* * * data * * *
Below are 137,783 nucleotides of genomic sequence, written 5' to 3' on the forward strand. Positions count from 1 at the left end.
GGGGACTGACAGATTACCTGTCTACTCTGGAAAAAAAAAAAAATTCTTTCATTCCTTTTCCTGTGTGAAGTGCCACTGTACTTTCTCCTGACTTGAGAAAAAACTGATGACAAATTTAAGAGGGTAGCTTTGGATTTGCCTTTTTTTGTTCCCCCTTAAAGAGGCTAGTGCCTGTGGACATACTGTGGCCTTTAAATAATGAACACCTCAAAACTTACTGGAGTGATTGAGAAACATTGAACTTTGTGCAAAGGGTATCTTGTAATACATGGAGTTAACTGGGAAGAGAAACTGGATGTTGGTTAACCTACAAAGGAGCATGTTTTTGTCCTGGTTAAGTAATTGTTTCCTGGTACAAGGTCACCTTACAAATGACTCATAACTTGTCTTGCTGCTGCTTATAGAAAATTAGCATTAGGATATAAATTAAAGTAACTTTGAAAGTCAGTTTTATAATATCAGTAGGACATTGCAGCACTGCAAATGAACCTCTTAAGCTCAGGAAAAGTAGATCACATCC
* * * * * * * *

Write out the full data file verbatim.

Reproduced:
Below are 137,783 nucleotides of genomic sequence, written 5' to 3' on the forward strand. Positions count from 1 at the left end.
GGGGACTGACAGATTACCTGTCTACTCTGGAAAAAAAAAAAAATTCTTTCATTCCTTTTCCTGTGTGAAGTGCCACTGTACTTTCTCCTGACTTGAGAAAAAACTGATGACAAATTTAAGAGGGTAGCTTTGGATTTGCCTTTTTTTGTTCCCCCTTAAAGAGGCTAGTGCCTGTGGACATACTGTGGCCTTTAAATAATGAACACCTCAAAACTTACTGGAGTGATTGAGAAACATTGAACTTTGTGCAAAGGGTATCTTGTAATACATGGAGTTAACTGGGAAGAGAAACTGGATGTTGGTTAACCTACAAAGGAGCATGTTTTTGTCCTGGTTAAGTAATTGTTTCCTGGTACAAGGTCACCTTACAAATGACTCATAACTTGTCTTGCTGCTGCTTATAGAAAATTAGCATTAGGATATAAATTAAAGTAACTTTGAAAGTCAGTTTTATAATATCAGTAGGACATTGCAGCACTGCAAATGAACCTCTTAAGCTCAGGAAAAGTAGATCACATCC